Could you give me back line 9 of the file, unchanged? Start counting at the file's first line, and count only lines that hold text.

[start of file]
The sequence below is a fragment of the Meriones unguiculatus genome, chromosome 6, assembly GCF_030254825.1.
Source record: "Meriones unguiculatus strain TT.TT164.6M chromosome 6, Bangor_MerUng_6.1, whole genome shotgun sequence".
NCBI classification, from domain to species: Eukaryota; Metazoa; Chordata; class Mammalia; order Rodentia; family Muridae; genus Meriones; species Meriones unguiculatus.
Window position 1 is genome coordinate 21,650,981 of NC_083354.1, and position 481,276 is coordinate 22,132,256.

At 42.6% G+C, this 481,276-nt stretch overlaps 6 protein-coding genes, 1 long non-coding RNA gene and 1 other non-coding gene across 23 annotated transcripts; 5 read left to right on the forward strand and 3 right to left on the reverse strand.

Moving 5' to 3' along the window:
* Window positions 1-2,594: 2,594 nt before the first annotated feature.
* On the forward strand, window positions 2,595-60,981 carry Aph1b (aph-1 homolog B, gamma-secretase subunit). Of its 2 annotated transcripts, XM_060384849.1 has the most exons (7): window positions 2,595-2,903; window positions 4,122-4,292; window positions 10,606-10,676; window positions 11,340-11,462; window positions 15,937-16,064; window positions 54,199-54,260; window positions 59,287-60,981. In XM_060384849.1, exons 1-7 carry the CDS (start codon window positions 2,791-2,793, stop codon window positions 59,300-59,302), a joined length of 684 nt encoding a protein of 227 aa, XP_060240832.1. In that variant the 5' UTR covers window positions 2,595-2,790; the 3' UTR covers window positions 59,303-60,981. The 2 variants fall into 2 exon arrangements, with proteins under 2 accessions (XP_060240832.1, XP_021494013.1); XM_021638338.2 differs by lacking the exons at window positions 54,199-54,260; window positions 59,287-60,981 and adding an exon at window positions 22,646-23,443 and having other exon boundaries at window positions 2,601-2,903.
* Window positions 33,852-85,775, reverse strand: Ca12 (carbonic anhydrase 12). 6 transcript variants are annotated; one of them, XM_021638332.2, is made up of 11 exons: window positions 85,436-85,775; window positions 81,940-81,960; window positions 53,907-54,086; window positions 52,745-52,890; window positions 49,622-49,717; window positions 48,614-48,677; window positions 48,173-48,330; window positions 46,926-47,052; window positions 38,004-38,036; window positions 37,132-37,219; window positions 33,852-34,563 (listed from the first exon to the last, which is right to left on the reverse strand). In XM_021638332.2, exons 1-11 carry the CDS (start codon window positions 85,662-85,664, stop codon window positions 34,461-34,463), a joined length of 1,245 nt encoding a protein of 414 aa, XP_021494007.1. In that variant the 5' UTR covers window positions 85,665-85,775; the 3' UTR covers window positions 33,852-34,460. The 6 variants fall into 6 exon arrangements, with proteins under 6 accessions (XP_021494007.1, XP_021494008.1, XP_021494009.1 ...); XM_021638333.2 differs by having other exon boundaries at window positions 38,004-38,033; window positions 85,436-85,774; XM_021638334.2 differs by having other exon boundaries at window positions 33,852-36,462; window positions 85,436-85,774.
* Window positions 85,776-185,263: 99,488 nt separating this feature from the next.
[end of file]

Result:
* Window positions 33,852-85,775, reverse strand: Ca12 (carbonic anhydrase 12). 6 transcript variants are annotated; one of them, XM_021638332.2, is made up of 11 exons: window positions 85,436-85,775; window positions 81,940-81,960; window positions 53,907-54,086; window positions 52,745-52,890; window positions 49,622-49,717; window positions 48,614-48,677; window positions 48,173-48,330; window positions 46,926-47,052; window positions 38,004-38,036; window positions 37,132-37,219; window positions 33,852-34,563 (listed from the first exon to the last, which is right to left on the reverse strand). In XM_021638332.2, exons 1-11 carry the CDS (start codon window positions 85,662-85,664, stop codon window positions 34,461-34,463), a joined length of 1,245 nt encoding a protein of 414 aa, XP_021494007.1. In that variant the 5' UTR covers window positions 85,665-85,775; the 3' UTR covers window positions 33,852-34,460. The 6 variants fall into 6 exon arrangements, with proteins under 6 accessions (XP_021494007.1, XP_021494008.1, XP_021494009.1 ...); XM_021638333.2 differs by having other exon boundaries at window positions 38,004-38,033; window positions 85,436-85,774; XM_021638334.2 differs by having other exon boundaries at window positions 33,852-36,462; window positions 85,436-85,774.